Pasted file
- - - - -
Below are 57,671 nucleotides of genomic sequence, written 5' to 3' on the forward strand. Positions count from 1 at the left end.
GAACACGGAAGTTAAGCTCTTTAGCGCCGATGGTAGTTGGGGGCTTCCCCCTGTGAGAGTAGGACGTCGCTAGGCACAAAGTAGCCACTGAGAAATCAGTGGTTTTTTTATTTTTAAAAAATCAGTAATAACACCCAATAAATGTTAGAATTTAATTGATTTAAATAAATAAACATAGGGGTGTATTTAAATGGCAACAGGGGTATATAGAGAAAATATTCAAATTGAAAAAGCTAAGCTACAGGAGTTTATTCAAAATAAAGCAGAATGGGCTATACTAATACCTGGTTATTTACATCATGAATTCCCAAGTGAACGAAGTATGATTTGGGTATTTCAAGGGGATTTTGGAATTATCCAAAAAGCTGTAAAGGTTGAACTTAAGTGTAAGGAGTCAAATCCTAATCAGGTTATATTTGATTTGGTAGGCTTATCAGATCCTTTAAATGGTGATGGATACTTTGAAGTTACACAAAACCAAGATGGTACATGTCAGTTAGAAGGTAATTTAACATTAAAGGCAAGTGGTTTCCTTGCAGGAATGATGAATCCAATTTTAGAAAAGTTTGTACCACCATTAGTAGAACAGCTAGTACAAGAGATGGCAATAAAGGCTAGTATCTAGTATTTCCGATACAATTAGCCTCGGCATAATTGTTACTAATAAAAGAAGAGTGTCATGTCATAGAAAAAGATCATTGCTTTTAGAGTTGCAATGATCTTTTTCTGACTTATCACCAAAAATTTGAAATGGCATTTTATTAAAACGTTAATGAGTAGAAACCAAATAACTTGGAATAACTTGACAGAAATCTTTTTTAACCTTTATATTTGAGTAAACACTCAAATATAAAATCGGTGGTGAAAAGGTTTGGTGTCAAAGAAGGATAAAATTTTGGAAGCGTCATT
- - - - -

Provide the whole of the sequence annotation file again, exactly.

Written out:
Below are 57,671 nucleotides of genomic sequence, written 5' to 3' on the forward strand. Positions count from 1 at the left end.
GAACACGGAAGTTAAGCTCTTTAGCGCCGATGGTAGTTGGGGGCTTCCCCCTGTGAGAGTAGGACGTCGCTAGGCACAAAGTAGCCACTGAGAAATCAGTGGTTTTTTTATTTTTAAAAAATCAGTAATAACACCCAATAAATGTTAGAATTTAATTGATTTAAATAAATAAACATAGGGGTGTATTTAAATGGCAACAGGGGTATATAGAGAAAATATTCAAATTGAAAAAGCTAAGCTACAGGAGTTTATTCAAAATAAAGCAGAATGGGCTATACTAATACCTGGTTATTTACATCATGAATTCCCAAGTGAACGAAGTATGATTTGGGTATTTCAAGGGGATTTTGGAATTATCCAAAAAGCTGTAAAGGTTGAACTTAAGTGTAAGGAGTCAAATCCTAATCAGGTTATATTTGATTTGGTAGGCTTATCAGATCCTTTAAATGGTGATGGATACTTTGAAGTTACACAAAACCAAGATGGTACATGTCAGTTAGAAGGTAATTTAACATTAAAGGCAAGTGGTTTCCTTGCAGGAATGATGAATCCAATTTTAGAAAAGTTTGTACCACCATTAGTAGAACAGCTAGTACAAGAGATGGCAATAAAGGCTAGTATCTAGTATTTCCGATACAATTAGCCTCGGCATAATTGTTACTAATAAAAGAAGAGTGTCATGTCATAGAAAAAGATCATTGCTTTTAGAGTTGCAATGATCTTTTTCTGACTTATCACCAAAAATTTGAAATGGCATTTTATTAAAACGTTAATGAGTAGAAACCAAATAACTTGGAATAACTTGACAGAAATCTTTTTTAACCTTTATATTTGAGTAAACACTCAAATATAAAATCGGTGGTGAAAAGGTTTGGTGTCAAAGAAGGATAAAATTTTGGAAGCGTCATT